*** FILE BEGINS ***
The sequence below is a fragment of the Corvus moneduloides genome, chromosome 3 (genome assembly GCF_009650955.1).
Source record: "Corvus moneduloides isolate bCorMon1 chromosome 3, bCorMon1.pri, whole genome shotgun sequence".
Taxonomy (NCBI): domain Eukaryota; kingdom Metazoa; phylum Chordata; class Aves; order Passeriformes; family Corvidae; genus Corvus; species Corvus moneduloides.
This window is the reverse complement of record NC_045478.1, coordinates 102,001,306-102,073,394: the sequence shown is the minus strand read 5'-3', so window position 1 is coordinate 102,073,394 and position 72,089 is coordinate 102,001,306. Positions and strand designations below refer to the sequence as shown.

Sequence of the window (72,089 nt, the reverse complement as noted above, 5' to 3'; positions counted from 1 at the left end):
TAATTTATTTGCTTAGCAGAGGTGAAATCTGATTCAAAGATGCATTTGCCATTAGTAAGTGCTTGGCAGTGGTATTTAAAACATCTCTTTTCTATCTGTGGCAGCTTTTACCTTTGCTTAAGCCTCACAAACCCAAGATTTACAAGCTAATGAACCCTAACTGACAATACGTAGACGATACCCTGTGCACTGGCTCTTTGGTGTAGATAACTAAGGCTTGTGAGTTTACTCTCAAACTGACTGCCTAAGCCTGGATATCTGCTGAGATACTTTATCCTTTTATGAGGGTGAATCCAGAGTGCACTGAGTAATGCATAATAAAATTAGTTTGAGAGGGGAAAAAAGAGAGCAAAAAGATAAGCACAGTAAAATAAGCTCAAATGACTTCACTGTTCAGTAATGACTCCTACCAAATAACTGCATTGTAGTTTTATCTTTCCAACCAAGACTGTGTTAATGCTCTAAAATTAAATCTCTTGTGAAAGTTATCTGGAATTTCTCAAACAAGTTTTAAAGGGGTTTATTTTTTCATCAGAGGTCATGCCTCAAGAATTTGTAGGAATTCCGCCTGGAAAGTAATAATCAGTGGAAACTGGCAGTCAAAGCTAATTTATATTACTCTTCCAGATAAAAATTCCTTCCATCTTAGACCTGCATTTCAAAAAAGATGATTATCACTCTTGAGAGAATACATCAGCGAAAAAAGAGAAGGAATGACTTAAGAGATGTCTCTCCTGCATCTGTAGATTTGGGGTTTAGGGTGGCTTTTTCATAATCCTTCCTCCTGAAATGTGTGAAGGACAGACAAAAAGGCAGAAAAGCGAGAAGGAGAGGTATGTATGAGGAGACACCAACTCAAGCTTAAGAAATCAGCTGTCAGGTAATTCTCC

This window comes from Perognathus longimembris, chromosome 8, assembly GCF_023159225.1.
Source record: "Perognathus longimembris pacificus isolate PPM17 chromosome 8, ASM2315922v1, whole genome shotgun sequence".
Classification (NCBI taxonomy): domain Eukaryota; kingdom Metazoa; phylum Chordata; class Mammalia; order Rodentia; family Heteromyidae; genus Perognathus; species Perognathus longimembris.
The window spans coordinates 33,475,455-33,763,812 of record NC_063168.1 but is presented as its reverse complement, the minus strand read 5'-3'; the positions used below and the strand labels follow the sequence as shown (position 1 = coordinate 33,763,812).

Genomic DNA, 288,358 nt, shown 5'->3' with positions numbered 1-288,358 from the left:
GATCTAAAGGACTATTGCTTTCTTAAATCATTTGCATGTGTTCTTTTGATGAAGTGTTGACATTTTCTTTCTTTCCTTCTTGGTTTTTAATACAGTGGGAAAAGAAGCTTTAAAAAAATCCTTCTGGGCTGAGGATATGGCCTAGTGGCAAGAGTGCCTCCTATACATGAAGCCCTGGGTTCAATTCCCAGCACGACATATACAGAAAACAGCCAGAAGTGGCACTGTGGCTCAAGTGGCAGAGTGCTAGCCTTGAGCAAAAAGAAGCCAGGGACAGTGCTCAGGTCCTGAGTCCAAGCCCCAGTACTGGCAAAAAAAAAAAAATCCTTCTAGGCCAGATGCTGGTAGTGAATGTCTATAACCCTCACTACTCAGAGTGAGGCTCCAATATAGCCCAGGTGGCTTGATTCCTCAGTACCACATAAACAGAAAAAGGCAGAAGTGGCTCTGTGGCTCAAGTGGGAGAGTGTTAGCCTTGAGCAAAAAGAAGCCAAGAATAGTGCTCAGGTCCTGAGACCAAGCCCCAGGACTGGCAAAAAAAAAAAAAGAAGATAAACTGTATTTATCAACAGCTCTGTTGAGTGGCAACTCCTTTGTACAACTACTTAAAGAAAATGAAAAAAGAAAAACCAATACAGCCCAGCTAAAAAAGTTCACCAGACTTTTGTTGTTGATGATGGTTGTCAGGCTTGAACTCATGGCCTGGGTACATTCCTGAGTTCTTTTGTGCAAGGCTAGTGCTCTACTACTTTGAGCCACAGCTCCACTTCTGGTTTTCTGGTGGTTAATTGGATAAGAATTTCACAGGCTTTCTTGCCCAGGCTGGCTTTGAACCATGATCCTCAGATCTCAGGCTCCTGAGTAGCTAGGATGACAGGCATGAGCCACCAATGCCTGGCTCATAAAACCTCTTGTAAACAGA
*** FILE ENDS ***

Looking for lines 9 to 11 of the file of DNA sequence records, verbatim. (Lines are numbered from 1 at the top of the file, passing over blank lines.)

Classification (NCBI taxonomy): domain Eukaryota; kingdom Metazoa; phylum Chordata; class Mammalia; order Rodentia; family Heteromyidae; genus Perognathus; species Perognathus longimembris.
The window spans coordinates 33,475,455-33,763,812 of record NC_063168.1 but is presented as its reverse complement, the minus strand read 5'-3'; the positions used below and the strand labels follow the sequence as shown (position 1 = coordinate 33,763,812).

Genomic DNA, 288,358 nt, shown 5'->3' with positions numbered 1-288,358 from the left: